Move Air to Save Energy
Who hasn’t enjoyed the cooling breeze across a sunny veranda? Or the chilling effect of the stiff winds breaking at the prow of a motorboat? Let this architect show you how moving air can move your energy bill lower.
Throughout the United States, we consume great amounts of energy to cool our interior environs. Even in colder months, most of our heavily populated office buildings, shops, factories and schools still have significant cooling demand, to offset the warming and excess heat generated by people, appliances, machines, industrial processes and lights. At other times, we pump heat continually into occupied spaces in winter, only to find that drafts and chill spots still occur. Heating and air conditioning systems can not only become great energy hogs, but can also produce drafty or ‘stratified’ spaces in which cold and hot zones are unevenly distributed, or where cooling or heating too often occur where people are not. The use of fans to move conditioned air to where it is needed may provide an additional low-energy solution.
At one time or another, we have all used a small fan — handheld at the ball park, cubicle-mounted at the office, patio-bound at the height of summer — to circulate air in our immediate vicinity for greater comfort. We have also all used the occasional spot-heater, whether we have warmed our hands or backside at the fireplace, or tucked our feet closer to a small space heater nestled under our desk. But, as architects create great and soaring spaces, for such facilities as cathedrals, airports, warehouses, gymnasiums, and auditoria, larger fans that move greater volumes of air can offer relief to occupants, often more cheaply than increased heating or air conditioning capacity.
In too many such spaces, enclosed air can become layered, stratified or adversely segregated. Thus, all the warm air in the school gym in February is resting atop the high-intensity lights spaced among the roof trusses, leaving spectators below huddled and chilled. Or, conversely, none of the mall’s air conditioning in August can be felt under the intense sunlight penetrating the skylit food court, leaving moms and children stifled and baking. One solution offered to designers and architects is the circulator fan, or high-volume low-speed fan (often referred to, of course, as an HVLS fan).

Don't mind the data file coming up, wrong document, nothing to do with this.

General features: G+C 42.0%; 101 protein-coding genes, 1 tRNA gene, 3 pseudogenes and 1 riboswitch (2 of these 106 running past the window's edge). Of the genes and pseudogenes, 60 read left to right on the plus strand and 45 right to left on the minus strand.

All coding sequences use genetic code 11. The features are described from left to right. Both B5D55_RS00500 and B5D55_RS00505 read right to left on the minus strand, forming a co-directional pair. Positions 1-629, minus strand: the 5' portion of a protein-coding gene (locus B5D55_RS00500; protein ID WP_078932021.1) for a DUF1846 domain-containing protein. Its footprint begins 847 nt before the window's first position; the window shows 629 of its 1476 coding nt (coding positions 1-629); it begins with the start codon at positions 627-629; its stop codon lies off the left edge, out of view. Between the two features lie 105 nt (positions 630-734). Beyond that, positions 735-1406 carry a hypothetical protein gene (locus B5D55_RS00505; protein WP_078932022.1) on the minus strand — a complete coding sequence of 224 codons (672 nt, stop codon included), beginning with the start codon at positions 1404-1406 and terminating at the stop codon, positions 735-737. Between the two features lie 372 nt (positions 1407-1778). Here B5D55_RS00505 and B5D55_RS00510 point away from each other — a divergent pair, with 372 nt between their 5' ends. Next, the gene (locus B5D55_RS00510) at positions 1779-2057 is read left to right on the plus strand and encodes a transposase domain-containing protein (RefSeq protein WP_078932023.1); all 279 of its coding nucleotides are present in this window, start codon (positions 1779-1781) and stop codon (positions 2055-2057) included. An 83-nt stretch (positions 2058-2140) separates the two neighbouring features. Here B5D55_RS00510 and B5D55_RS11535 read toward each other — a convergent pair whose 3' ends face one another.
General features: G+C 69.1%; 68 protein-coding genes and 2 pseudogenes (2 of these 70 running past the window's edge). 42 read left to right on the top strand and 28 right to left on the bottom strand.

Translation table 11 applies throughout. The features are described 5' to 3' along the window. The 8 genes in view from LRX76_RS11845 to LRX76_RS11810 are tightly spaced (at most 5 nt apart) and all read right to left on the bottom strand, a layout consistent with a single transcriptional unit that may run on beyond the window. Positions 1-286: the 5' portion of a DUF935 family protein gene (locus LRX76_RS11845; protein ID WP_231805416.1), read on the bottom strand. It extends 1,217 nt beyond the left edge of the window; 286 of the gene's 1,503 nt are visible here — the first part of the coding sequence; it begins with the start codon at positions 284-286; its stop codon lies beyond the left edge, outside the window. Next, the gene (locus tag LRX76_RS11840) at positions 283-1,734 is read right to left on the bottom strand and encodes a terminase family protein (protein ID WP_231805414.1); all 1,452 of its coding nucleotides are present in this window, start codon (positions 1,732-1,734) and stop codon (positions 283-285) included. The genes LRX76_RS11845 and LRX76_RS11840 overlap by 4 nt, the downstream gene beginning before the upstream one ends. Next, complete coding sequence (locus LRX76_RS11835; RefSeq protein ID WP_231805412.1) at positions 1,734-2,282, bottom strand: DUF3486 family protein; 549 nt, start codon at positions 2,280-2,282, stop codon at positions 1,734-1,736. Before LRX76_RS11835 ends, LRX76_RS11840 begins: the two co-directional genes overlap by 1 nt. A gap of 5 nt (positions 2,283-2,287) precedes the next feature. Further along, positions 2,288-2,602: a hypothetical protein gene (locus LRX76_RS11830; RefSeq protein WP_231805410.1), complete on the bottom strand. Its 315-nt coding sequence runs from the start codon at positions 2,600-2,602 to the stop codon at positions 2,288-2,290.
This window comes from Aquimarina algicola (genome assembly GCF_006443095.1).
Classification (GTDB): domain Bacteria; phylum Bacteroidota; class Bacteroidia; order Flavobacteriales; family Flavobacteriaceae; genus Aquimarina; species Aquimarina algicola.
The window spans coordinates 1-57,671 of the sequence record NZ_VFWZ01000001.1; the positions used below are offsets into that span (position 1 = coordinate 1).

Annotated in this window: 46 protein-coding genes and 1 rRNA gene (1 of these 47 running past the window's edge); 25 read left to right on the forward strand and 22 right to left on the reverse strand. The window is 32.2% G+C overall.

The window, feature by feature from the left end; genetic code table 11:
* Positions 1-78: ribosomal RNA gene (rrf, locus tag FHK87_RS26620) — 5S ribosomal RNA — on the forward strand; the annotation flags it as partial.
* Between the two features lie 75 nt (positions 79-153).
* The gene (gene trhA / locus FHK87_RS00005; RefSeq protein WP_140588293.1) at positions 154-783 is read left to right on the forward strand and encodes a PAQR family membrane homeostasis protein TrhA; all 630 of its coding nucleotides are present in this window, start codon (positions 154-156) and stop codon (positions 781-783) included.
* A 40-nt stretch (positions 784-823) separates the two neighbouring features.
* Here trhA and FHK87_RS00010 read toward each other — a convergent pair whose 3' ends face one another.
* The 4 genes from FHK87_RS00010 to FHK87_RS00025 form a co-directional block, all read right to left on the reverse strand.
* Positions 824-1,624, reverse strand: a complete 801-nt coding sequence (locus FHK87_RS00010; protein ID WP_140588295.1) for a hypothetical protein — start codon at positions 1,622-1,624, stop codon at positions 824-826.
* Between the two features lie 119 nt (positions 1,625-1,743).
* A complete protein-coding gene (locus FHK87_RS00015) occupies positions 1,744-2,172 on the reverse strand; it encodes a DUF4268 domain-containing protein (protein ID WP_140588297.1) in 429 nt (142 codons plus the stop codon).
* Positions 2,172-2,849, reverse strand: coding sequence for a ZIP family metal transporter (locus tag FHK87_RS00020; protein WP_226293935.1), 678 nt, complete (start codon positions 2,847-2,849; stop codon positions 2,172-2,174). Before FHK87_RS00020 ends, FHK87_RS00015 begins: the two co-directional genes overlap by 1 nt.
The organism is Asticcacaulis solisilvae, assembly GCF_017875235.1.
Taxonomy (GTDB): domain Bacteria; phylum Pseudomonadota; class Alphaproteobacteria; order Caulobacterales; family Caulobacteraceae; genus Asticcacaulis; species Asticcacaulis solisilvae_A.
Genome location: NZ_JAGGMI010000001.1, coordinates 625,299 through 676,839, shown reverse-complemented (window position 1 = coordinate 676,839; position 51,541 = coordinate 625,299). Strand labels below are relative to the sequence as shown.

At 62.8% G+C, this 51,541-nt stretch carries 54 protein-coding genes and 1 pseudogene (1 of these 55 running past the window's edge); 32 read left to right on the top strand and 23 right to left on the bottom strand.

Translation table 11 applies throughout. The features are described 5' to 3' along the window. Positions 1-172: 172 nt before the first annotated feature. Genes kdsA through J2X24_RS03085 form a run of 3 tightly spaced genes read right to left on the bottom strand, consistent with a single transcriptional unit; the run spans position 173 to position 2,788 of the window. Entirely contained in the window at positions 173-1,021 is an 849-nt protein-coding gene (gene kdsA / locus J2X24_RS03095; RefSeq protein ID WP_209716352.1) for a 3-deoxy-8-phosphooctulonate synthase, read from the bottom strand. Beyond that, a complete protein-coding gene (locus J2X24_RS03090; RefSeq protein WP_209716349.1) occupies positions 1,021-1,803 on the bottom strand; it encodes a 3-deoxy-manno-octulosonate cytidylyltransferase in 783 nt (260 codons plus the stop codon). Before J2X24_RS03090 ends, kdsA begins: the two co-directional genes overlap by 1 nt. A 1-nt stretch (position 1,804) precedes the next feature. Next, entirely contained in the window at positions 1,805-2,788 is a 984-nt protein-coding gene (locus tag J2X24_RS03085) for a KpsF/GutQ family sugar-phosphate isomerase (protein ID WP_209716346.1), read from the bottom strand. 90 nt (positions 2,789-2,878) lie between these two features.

Circulator fans are quite unlike that small fan you used to place on your cubicle wall or shelf for personal cooling. To optimally move large quantities of air with low energy input, circulator fans typically employ up to 8 very long and very thin un-twisted blades with tip-end winglet airfoils, moving at a rather lazy spin (whereas your small fan probably had just 3 or 4 short, wide, tightly curled or twisted blades, moving quite fast). Due to their ideally long blade dimensions, the most energy-efficient circulator fans are typically in the range of 12 feet or more in diameter, and are therefore located throughout large spaces at intervals of 30 or 40 feet or more. Depending on the particular building or space, its use or function, and the particulars of its heating and cooling loads, circulator fans may offer overall annual energy savings ranging from 10% to 40% or more.
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